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dc.contributor.authorIosifian, Marina
dc.contributor.authorSchmidt, Matthieu
dc.contributor.authorHurbault, Amélie
dc.contributor.authorMayaux, Julien
dc.contributor.authorDelafosse, Christian
dc.contributor.authorMishenko, Marina
dc.contributor.authorNion, Nathalie
dc.contributor.authorDemoule, Alexandre
dc.contributor.authorSimilowski, Thomas
dc.identifier.citationIosifian , M , Schmidt , M , Hurbault , A , Mayaux , J , Delafosse , C , Mishenko , M , Nion , N , Demoule , A & Similowski , T 2019 , ' "I had the feeling that I was trapped" : a bedside qualitative study of cognitive and affective attitudes towards noninvasive ventilation in patients with acute respiratory failure ' , Annals of Intensive Care , vol. 9 , 134 .
dc.identifier.otherPURE: 271151974
dc.identifier.otherPURE UUID: c67a63d0-a18c-435f-9590-582b481ec6ca
dc.identifier.otherScopus: 85076019133
dc.identifier.otherORCID: /0000-0002-6617-5116/work/83482094
dc.descriptionAt the time of the study, Dr. Schmidt was supported by grants from the “Société de Réanimation de Langue Française”, “Fonds de Recherche en Santé Respiratoire”, “Collège des Enseignants de Réanimation Médicale”, and “Fonds d’Etudes et de Recherche du Corps Médical des Hôpitaux de Paris”.en
dc.description.abstractBackground Noninvasive ventilation (NIV) is the application of mechanical ventilation through a mask. It is used to treat certain forms of acute respiratory failure in intensive care units (ICU). NIV has clinical benefits but can be anxiogenic for the patients. This study aimed at describing cognitive and affective attitudes toward NIV among patients experiencing NIV for the first time in the context of an ICU stay. Methods Semi-structured interviews were conducted in 10 patients during their ICU stay and soon after their first NIV experience. None of the patients had ever received NIV previously. Evaluative assertion analysis and thematic analysis were used to investigate cognitive and affective attitudes toward NIV before, during, and after the first NIV experience, as well as patient attitudes toward caregivers and relatives. Results Before their first NIV session, the cognitive attitudes of the patients were generally positive. They became less so and more ambiguous during and after NIV, as the patients discovered the actual barriers associated with NIV. Affective attitudes during NIV were more negative than affective attitudes before and after NIV, with reports of dyspnea, anxiety, fear, claustrophobic feelings, and reactivation of past traumatic experiences. The patients had more positive attitudes toward the presence of a caregiver during NIV, compared to the presence of a family member. Conclusion This study corroborates the possibly negative—or even traumatic—nature of the NIV experience, with emphasis on the role of affective attitudes. This is a rationale for evaluating the impact of NIV-targeted psychological interventions in ICU patients with acute respiratory failure.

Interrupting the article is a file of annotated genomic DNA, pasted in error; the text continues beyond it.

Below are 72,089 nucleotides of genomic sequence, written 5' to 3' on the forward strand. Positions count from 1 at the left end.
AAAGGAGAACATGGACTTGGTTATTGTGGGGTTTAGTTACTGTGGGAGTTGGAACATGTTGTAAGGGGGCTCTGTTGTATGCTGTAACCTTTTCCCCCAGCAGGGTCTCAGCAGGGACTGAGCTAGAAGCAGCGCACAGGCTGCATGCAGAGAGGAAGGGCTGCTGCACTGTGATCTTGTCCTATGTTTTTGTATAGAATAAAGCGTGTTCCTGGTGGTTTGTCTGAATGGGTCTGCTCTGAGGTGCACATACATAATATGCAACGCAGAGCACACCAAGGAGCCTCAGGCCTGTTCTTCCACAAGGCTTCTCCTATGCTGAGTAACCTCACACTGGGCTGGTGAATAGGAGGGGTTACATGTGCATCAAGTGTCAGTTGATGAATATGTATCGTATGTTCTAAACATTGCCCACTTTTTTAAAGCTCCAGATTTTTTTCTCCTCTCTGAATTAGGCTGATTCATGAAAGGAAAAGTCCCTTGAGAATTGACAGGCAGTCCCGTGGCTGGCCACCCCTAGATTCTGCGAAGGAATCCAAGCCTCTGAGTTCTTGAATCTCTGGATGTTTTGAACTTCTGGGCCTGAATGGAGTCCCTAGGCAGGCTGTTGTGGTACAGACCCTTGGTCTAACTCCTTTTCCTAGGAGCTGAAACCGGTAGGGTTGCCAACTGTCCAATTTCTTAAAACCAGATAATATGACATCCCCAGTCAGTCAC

dc.relation.ispartofAnnals of Intensive Careen
dc.rightsCopyright © The Author(s) 2019. This article is distributed under the terms of the Creative Commons Attribution 4.0 International License (http://creativecommons .org/licenses/by/4.0/), which permits unrestricted use, distribution, and reproduction in any medium, provided you give appropriate credit to the original author(s) and the source, provide a link to the Creative Commons license, and indicate if changes were made.en
dc.subjectNoninvasive ventilation (NIV)en
dc.subjectQualitative researchen
dc.subjectCognitive attitudesen
dc.subjectAffective attitudesen
dc.subjectBF Psychologyen
dc.subjectRA0421 Public health. Hygiene. Preventive Medicineen
dc.title"I had the feeling that I was trapped" : a bedside qualitative study of cognitive and affective attitudes towards noninvasive ventilation in patients with acute respiratory failureen
dc.typeJournal articleen
dc.description.versionPublisher PDFen
dc.contributor.institutionUniversity of St Andrews.School of Divinityen
dc.description.statusPeer revieweden

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